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Have you ever wanted to automate activities you perform on the Internet such as saving a photo you post to Facebook in a Dropbox folder? Or maybe you want to backup your iPhone contacts to a Google spreadsheet. These actions and many more are possible with a web service called If This Then That (aka IFTTT). Anyone who has done any programming or knows anything about programming will recognize this phrase but don’t worry, you don’t have to know how to program to use this service. It’s as easy as point and click and the service walks you through setting up your activity which they call recipes.

IFTTT.com works by integrating various other online services and letting you perform certain actions when certain events called triggers take place. The services, such as DropBox or Facebook, IFTTT refers to as channels. You don’t have to create your own recipes; IFTTT comes with hundred of recipes others have created. you can use them and modify them to fit your needs.

Let’s set up an example to show you what it looks like. This assumes you’ve already registered for a free account. You also have to add channels which in essence gives IFTTT permission to use whichever web service you want. You can revoke this access at anytime.

Step 1

Clicking on “Create” at the top of the page gives this.

If This Then That first step

Clicking on “this” gives you the option to select your “Trigger Channel” This is the service that starts you activity; i.e. the one IFTTT monitors to see when an activity has occurred.

This brings up a page of 84 channels (as of this writing; more are added all the time). Keep in mind, you’ll have to have an account already set up on this channel.

Step 2 Choose a Trigger Channel

chose trigger channel

For this example, lets choose “Facebook”. This then brings up a list of triggers. The triggers are limited but still incredibly useful.

Step 3 Choose a Trigger

choose trigger

You can see in this example we have triggers for a variety of activities you can perform on Facebook. Anytime you do one of actions, it will trigger IFTTT to run this recipe. These triggers will change depending on which channel you have chosen. Let’s select “New photo post by you”. This leads us to step 4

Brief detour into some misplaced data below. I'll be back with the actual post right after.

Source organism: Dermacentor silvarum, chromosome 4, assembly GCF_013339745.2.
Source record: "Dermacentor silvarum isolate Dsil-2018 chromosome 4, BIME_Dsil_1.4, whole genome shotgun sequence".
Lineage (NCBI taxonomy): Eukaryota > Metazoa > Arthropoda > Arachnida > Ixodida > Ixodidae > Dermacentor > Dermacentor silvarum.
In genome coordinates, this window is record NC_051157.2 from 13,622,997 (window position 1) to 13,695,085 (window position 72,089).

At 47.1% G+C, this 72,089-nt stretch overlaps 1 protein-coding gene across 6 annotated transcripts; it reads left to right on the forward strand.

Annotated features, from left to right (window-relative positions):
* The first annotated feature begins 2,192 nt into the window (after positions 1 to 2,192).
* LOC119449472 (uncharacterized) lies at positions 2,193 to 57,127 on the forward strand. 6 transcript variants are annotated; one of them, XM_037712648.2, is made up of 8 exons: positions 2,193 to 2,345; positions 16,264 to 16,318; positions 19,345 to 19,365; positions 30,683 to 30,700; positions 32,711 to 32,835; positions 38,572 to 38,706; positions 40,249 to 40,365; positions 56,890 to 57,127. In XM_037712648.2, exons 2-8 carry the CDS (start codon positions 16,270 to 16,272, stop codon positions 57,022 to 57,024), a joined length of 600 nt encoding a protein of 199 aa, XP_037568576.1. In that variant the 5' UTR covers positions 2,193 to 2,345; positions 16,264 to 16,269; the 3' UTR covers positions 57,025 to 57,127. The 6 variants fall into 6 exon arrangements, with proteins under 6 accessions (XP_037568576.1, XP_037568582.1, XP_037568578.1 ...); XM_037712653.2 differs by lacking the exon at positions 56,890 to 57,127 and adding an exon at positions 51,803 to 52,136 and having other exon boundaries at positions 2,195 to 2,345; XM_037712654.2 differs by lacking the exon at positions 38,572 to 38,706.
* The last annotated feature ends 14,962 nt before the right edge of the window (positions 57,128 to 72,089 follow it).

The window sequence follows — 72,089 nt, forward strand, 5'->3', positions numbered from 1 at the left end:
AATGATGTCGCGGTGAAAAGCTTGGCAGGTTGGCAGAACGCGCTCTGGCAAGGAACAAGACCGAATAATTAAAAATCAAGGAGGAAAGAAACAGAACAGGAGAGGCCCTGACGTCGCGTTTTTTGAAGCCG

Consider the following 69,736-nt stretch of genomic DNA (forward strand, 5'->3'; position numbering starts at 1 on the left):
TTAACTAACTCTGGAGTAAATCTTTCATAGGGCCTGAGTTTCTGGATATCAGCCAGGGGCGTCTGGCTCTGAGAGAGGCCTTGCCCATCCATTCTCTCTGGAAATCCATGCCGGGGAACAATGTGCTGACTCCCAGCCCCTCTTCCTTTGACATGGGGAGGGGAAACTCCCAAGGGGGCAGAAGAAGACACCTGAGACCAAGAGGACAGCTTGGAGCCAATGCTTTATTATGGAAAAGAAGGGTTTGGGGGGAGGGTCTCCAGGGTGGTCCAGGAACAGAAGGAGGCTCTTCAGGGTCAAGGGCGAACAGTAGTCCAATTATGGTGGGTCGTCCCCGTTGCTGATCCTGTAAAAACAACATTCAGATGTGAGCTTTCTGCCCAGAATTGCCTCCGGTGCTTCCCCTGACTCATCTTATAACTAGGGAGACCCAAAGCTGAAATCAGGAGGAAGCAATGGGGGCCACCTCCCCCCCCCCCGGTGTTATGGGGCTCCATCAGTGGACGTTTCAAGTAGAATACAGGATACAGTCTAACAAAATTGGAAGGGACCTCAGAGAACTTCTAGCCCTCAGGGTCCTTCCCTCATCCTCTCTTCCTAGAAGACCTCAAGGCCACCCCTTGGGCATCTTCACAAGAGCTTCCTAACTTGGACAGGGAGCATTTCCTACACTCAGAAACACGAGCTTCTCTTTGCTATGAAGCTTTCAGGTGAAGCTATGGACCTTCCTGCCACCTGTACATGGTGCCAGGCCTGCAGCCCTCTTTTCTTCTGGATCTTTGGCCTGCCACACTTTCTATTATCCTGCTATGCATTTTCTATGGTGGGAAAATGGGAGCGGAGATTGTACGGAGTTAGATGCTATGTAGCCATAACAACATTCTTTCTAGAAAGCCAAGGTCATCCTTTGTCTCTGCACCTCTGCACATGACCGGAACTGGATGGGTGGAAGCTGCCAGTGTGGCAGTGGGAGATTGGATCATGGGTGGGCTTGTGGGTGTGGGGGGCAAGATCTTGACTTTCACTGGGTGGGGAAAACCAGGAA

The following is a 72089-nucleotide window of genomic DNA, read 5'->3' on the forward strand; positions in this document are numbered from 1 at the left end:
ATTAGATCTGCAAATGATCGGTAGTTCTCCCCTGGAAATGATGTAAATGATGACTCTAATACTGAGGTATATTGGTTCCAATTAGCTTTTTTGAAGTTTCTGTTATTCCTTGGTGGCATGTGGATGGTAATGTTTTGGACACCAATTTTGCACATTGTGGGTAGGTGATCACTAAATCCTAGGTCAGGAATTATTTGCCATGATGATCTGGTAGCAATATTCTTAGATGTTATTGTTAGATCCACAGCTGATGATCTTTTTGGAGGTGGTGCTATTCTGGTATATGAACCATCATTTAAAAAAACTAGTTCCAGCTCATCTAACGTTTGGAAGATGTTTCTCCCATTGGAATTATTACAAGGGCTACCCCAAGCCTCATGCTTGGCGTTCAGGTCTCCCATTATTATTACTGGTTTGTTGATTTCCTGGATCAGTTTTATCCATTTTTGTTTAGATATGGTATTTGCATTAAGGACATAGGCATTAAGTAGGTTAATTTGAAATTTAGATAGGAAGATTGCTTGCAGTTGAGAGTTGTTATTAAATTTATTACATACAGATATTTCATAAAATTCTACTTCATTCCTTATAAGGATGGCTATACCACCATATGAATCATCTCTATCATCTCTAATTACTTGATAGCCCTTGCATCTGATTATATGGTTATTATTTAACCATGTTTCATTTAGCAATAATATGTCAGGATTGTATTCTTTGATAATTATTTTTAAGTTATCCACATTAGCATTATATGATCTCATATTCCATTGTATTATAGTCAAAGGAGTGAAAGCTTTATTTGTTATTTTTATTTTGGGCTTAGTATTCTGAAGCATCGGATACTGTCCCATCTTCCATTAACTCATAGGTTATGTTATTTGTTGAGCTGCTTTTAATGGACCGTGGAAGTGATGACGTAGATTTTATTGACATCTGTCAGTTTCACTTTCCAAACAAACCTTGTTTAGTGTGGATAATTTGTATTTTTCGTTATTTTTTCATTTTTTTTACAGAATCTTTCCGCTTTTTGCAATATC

Step 4 Set Up You Trigger

Here you complete any information required for the trigger. In this case, there isn’t any additional information you need to provide so just click “Create Trigger”.

chose trigger fields

Step 5 Setting up “That”. Choosing your action channel

Clicking on “that” gives you the option to set up what you want to do when this action (you posting a photo on Facebook).

set up That

Clicking on “that” brings up a list of channels again. This time you choose the action channel. I like to think of this as the destination as it’s where your information ends up.

choose action channel

In this case let’s send the Facebook photo to Dropbox.

Step 6 Choose an action

Clicking on “Dropbox” brings up a choice of actions to perform. Again, the actions shown depend on which distention channel you have chosen. In our case, we want to add file from URL.

choose actionClicking “Add file from URL” lets use tell IFTTT where we want to store the information.

Step 7 Complete Action Fields

complete action fields

 

You can click on the plus sign on the right to see the options for each field. In our case the file URL in ImageSource and we want the file name to be whatever caption we enter in Facebook. You can specify whatever folder path you want but the default in this case works well. If the folders don’t exist, IFTTT will create them for you.

Step 8 Finalize the recipe

The last step is to review and finalize the recipe and give it a meaningful name. It will look like this.

IFTTT final step

 

You have the option to be notified when this recipe runs so turn that on if you wish. If you’ve made a mistake you can use the back button to back up and changing whichever step is wrong. Once you click “Create Recipe” it will be created and you can see it on your dashboard.

IFTTT new recipe

 

That’s all there is to it. You can choose to share your recipe so others can use it or just keep it private. There are tons of recipes other IFTTT user have created and shared and your can search those or browser the recipes by channel to find ones that are of use to you. The possibilities are almost limitless to do whatever you want. Here are just some examples of recipes I use.

  • Articles saved for later in Feedly get saved for later in Pocket too
  • If I publish a new post on my WordPress site then also post it on Google Plus
  • If I post a photo to Instagram also post that to Facebook
  • Save links favourited with Twitter for later reading in Pocket
  • Save tweets sent by Buffer to an Evernote notebook
  • Have the iPhone app of the week by Gizmodo sent to myself in email
  • Generally: If some site (with RSS feed) posts something particular then send me an email
  • Autopost new WordPress post to tumblr blog
  • Email updates from IFTTT

I personally have 43 of the 84 channels activated within IFTTT and am using 30 recipes. This web service has truly changed how I interact with the Internet and has saved me tons of time not having to repetitively do task. I just create recipes and let IFTTT take care of the rest.

I’d be interested in how you use IFTTT or if you’d like to see if certain activities could be automated using IFTTT.

 

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One Response to Automating the Internet using If This Then That

  1. john says:

    Thanks for sharing info about IFTTT , Yep from your review i can understand their uses.

    Kind Regards

Leave a Reply to john Cancel reply

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